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Hoffmann, R. A wiki for the life sciences where authorship matters. Nature Genetics (2008)

KLP10A and KLP59C: the dynamic duo of microtubule depolymerization.

Kinesin-13s are important effectors of microtubule depolymerization in cells. In a recent series of studies, we examined the roles played by kinesin-13s throughout the cell cycle in Drosophila. Our findings have revealed remarkable coordination between two family members, KLP10A and KLP59C, in which alterations in the relative targeting of these proteins allows them to participate in markedly different tasks at distinct points in the cell cycle. During mitosis, KLP10A and KLP59C function in parallel by targeting to and depolymerizing the opposite ends of kinetochore-associated microtubules, thereby driving poleward chromatid motility by a Pacman-Flux mechanism. Alternatively, during interphase, both proteins target to the same end of the microtubule but act in series to divide the labor of microtubule depolymerization. KLP10A initiates depolymerization while KLP59C perpetuates depolymerization after its initiation. Below, we detail these findings and examine some of their implications.[1]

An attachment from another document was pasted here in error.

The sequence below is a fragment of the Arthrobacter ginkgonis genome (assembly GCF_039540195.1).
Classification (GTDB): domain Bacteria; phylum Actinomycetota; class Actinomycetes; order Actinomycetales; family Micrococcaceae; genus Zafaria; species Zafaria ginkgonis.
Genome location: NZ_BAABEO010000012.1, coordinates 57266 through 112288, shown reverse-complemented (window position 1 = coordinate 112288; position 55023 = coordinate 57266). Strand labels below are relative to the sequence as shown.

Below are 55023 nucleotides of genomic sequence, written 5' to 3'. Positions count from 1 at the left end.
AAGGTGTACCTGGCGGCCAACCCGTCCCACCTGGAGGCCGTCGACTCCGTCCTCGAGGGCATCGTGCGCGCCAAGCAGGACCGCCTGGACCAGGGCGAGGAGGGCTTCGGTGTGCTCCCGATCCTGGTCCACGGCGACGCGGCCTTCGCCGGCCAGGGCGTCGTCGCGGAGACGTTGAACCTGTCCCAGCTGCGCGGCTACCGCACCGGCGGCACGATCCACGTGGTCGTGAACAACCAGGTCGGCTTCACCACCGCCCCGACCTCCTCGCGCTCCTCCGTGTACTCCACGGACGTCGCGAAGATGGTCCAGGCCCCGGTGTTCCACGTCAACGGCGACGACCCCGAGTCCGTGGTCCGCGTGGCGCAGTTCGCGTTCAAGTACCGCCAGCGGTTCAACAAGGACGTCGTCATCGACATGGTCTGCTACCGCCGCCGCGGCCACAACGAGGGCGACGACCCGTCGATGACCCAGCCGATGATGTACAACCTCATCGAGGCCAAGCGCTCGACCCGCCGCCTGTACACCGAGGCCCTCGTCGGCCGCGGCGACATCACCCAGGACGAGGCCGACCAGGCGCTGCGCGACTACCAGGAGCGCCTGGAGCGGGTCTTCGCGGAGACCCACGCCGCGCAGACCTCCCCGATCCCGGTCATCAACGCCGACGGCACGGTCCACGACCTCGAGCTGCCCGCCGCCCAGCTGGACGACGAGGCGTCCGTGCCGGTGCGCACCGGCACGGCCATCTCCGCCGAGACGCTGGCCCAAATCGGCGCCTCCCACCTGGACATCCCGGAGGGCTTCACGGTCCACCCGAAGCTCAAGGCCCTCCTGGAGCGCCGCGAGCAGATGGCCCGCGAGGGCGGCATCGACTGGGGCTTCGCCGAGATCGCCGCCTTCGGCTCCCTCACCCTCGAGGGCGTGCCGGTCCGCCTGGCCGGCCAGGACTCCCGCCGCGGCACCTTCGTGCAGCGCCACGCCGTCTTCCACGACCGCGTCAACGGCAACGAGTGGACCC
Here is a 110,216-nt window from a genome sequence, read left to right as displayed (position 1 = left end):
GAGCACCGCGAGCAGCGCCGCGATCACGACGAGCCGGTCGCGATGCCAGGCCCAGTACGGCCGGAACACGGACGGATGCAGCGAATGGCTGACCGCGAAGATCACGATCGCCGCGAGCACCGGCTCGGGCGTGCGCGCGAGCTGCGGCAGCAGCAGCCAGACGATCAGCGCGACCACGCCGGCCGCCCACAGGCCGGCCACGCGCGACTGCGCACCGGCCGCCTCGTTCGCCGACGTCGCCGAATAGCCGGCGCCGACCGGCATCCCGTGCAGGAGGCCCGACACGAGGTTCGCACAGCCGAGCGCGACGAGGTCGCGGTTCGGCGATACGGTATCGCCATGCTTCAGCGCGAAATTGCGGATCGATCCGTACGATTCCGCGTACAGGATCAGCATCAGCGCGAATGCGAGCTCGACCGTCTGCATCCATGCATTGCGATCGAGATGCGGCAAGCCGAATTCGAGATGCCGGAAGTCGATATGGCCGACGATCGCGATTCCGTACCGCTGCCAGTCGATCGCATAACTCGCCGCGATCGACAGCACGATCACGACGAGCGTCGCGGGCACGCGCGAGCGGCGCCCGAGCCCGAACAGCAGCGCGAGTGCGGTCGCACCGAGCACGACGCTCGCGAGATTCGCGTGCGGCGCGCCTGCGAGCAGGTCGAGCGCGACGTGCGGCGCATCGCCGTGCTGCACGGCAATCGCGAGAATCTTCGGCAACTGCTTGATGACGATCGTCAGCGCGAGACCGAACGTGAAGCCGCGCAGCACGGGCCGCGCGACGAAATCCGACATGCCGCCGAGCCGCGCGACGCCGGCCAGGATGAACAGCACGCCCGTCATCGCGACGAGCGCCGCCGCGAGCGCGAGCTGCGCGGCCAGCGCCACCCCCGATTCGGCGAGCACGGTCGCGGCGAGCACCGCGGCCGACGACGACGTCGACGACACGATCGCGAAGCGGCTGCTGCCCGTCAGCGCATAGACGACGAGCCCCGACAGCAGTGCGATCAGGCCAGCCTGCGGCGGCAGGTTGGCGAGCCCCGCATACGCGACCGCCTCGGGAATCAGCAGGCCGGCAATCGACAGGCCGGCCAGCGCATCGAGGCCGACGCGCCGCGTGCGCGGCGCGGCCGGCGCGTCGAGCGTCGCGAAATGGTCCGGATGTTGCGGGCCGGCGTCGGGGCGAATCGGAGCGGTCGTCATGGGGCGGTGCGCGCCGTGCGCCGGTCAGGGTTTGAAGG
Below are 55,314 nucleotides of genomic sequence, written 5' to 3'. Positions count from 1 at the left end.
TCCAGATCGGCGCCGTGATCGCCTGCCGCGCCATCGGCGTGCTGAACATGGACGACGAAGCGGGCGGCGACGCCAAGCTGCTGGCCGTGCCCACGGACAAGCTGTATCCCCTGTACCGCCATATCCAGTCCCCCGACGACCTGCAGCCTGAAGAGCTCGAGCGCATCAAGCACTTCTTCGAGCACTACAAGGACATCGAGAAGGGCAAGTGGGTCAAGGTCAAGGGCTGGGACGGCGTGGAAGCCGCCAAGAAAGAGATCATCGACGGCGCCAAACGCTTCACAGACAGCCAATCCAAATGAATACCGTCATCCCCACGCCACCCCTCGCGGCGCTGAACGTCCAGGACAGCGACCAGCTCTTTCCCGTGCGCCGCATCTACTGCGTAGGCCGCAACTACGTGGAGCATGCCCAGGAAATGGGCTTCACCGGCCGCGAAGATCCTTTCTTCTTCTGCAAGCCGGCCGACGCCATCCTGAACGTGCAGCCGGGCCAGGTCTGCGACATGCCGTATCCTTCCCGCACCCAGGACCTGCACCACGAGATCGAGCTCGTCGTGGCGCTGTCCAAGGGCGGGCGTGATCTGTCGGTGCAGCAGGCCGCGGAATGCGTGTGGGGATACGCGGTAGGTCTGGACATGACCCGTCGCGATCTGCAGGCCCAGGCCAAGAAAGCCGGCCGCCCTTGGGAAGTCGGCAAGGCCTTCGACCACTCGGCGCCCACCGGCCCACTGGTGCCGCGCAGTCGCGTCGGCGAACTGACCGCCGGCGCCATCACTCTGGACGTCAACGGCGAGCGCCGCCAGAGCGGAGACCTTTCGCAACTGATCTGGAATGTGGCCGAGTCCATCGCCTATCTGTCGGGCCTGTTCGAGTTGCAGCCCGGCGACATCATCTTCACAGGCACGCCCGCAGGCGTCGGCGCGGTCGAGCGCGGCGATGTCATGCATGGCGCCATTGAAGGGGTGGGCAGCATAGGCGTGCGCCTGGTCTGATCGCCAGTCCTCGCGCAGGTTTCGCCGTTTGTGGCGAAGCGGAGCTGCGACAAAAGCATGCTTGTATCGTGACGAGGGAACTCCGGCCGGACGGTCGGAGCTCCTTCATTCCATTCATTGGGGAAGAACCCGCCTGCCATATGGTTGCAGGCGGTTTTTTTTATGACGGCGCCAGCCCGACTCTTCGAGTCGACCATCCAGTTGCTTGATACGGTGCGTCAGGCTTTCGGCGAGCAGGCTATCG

1. KLP10A and KLP59C: the dynamic duo of microtubule depolymerization. Sharp, D.J., Mennella, V., Buster, D.W. Cell Cycle (2005) [Pubmed]
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